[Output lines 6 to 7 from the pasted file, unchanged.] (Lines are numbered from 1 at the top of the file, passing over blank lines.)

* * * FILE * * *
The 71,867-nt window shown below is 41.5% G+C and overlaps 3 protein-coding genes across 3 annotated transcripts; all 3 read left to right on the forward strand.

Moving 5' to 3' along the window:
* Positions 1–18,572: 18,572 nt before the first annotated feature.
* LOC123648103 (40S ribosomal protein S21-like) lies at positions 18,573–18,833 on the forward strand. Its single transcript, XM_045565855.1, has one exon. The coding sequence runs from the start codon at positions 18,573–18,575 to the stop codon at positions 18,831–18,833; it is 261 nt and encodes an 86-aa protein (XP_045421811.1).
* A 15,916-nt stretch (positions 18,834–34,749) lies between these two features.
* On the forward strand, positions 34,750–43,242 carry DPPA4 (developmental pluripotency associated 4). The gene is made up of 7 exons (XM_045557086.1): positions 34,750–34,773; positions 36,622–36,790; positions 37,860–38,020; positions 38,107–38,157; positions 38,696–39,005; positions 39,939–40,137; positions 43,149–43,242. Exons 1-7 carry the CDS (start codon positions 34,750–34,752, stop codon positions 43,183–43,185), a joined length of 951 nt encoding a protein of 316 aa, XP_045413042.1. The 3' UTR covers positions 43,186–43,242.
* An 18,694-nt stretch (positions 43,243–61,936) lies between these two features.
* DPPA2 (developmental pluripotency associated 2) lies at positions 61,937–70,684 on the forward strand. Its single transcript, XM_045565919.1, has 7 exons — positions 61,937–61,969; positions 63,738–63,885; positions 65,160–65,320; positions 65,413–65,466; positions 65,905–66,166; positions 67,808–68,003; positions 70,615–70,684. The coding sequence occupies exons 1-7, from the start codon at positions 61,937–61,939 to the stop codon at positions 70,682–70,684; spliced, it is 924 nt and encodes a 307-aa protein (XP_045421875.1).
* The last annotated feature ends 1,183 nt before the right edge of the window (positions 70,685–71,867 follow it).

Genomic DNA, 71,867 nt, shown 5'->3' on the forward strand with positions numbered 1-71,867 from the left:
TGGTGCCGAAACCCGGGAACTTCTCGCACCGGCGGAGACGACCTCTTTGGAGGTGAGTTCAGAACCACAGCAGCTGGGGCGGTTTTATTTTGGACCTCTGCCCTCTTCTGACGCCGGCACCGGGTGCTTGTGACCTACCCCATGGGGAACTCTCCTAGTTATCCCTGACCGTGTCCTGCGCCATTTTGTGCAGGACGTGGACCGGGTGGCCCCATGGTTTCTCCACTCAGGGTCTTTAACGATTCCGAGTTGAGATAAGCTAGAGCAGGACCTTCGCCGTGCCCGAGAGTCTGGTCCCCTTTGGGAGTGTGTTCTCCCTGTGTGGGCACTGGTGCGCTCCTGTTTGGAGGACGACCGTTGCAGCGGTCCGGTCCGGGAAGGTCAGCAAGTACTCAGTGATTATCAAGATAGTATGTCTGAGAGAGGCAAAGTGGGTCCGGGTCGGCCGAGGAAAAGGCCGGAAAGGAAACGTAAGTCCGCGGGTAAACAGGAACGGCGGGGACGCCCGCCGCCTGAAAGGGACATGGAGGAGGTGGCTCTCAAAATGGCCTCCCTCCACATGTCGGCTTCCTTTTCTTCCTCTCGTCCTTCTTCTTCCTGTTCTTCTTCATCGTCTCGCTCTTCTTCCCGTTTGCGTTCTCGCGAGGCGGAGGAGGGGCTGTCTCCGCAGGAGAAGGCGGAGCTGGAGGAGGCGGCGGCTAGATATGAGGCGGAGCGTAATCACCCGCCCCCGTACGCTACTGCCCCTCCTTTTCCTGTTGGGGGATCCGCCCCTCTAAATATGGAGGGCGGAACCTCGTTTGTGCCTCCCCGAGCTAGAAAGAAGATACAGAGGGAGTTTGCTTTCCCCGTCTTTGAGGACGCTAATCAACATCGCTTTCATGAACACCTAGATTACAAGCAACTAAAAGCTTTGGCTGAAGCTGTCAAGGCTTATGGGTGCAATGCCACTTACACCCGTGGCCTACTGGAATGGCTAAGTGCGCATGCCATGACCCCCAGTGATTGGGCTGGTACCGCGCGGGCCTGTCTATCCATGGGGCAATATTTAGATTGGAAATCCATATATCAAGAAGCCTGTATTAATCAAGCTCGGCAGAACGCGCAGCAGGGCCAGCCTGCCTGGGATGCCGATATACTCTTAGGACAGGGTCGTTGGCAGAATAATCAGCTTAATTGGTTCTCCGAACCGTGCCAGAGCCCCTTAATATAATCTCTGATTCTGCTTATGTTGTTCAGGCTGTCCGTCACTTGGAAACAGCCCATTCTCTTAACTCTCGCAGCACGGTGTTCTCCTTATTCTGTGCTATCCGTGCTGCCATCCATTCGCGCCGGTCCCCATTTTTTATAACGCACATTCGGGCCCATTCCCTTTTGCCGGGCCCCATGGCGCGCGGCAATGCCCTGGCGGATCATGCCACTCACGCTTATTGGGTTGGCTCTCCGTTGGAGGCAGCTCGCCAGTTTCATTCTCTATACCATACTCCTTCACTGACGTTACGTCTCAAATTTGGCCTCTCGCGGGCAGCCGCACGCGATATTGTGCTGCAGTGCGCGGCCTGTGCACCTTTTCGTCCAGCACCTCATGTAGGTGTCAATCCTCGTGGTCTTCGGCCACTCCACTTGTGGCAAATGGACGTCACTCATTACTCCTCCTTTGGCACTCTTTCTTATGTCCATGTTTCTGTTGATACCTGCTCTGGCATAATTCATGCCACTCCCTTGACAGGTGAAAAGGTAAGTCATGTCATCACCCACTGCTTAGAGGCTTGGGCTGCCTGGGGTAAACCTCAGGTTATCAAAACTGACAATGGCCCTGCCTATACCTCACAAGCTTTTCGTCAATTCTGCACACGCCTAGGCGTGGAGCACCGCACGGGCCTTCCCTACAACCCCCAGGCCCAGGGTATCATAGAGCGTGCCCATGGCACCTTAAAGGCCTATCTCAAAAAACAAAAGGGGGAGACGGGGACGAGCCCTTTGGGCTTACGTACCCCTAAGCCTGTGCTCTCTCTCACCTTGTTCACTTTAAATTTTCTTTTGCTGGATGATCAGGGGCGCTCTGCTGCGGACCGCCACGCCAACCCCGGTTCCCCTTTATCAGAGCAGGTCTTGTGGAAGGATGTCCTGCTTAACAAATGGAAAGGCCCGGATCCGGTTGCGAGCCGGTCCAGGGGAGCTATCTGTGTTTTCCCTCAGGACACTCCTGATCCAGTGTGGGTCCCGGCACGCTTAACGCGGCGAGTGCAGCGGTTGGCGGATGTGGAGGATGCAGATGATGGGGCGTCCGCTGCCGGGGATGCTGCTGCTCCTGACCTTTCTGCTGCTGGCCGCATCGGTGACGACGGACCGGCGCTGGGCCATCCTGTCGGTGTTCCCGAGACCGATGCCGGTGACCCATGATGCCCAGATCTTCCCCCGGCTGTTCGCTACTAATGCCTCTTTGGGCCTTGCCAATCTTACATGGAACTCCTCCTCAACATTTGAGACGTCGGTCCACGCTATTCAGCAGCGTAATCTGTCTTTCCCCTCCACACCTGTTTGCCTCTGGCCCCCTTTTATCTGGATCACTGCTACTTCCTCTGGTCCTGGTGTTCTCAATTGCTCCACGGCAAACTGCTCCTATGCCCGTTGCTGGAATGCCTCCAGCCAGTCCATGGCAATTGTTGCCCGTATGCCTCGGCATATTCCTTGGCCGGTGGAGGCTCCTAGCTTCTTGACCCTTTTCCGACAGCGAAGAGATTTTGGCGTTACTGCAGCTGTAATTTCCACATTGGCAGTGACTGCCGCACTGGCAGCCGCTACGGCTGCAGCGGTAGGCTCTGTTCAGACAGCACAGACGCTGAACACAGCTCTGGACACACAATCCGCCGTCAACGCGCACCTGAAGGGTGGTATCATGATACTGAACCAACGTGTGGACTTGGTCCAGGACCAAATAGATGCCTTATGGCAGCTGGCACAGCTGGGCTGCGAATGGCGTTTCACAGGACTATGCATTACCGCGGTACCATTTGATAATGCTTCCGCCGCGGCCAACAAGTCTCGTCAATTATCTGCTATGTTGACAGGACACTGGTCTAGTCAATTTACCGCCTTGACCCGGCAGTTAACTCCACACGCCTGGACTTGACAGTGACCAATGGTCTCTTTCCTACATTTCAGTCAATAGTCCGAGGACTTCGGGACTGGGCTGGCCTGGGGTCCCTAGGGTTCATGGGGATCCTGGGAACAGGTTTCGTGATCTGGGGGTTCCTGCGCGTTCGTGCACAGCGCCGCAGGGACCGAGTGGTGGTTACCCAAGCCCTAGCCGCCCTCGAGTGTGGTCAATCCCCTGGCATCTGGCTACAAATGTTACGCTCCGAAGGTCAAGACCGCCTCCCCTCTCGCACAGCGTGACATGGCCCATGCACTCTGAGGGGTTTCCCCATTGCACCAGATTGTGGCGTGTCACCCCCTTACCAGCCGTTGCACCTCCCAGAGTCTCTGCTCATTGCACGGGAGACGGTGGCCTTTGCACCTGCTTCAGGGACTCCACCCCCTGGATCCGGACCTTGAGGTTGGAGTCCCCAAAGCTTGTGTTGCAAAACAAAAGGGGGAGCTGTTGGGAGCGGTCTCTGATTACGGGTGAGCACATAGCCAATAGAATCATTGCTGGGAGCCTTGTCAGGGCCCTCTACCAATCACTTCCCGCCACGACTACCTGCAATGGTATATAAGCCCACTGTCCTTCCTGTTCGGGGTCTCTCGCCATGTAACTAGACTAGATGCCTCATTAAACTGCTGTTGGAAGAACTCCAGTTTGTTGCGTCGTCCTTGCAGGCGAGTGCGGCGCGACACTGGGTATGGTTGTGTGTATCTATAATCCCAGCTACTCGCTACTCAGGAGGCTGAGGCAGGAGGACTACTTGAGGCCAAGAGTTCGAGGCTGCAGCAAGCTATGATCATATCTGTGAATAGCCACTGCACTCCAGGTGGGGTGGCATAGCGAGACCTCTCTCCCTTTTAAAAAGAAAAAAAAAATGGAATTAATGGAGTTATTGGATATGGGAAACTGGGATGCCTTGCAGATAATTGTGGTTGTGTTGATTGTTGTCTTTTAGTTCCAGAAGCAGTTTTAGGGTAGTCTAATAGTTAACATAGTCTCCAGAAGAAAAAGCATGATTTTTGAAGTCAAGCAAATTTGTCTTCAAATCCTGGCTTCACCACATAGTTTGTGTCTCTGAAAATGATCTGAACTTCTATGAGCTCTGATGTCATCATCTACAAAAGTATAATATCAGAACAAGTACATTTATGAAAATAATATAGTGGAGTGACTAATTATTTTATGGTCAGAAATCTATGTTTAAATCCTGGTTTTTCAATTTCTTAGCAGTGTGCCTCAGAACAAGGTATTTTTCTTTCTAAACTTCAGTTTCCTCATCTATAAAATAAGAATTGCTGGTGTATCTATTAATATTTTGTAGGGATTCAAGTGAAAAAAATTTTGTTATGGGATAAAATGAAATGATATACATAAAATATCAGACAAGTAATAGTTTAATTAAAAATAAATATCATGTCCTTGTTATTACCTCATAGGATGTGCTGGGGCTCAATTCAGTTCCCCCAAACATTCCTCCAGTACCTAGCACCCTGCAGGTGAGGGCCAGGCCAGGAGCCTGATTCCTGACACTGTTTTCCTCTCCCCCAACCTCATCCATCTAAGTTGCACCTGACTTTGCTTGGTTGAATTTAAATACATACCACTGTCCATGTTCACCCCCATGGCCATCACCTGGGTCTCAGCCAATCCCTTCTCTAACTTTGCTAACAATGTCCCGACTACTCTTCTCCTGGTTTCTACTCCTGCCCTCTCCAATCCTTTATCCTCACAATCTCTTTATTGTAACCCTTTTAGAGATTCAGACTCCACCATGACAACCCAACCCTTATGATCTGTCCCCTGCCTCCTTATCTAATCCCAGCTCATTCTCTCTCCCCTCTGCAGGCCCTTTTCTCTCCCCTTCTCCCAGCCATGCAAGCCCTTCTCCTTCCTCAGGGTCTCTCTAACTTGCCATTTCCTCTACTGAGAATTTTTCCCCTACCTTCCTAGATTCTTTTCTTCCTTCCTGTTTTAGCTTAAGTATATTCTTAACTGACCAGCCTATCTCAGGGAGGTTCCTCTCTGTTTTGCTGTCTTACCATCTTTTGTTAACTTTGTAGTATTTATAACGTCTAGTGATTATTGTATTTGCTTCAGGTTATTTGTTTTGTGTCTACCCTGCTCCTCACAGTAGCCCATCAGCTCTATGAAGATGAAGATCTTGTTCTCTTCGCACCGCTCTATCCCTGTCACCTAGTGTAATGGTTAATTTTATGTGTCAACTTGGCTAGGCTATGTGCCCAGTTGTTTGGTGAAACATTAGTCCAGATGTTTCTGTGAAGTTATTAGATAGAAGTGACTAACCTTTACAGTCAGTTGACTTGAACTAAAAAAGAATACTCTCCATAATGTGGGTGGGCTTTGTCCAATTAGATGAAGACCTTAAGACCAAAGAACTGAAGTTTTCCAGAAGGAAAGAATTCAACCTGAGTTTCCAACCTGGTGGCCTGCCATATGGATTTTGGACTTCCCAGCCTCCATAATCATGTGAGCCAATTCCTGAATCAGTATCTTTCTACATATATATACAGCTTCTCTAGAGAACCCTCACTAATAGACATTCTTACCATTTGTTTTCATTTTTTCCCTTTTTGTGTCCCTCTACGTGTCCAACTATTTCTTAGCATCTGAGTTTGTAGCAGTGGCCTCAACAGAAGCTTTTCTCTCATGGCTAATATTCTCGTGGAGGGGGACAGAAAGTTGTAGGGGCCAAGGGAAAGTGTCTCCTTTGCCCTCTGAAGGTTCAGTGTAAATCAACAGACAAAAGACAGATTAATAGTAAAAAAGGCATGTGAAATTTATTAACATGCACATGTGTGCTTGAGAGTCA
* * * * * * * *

* On the forward strand, positions 34,750–43,242 carry DPPA4 (developmental pluripotency associated 4). The gene is made up of 7 exons (XM_045557086.1): positions 34,750–34,773; positions 36,622–36,790; positions 37,860–38,020; positions 38,107–38,157; positions 38,696–39,005; positions 39,939–40,137; positions 43,149–43,242. Exons 1-7 carry the CDS (start codon positions 34,750–34,752, stop codon positions 43,183–43,185), a joined length of 951 nt encoding a protein of 316 aa, XP_045413042.1. The 3' UTR covers positions 43,186–43,242.
* An 18,694-nt stretch (positions 43,243–61,936) lies between these two features.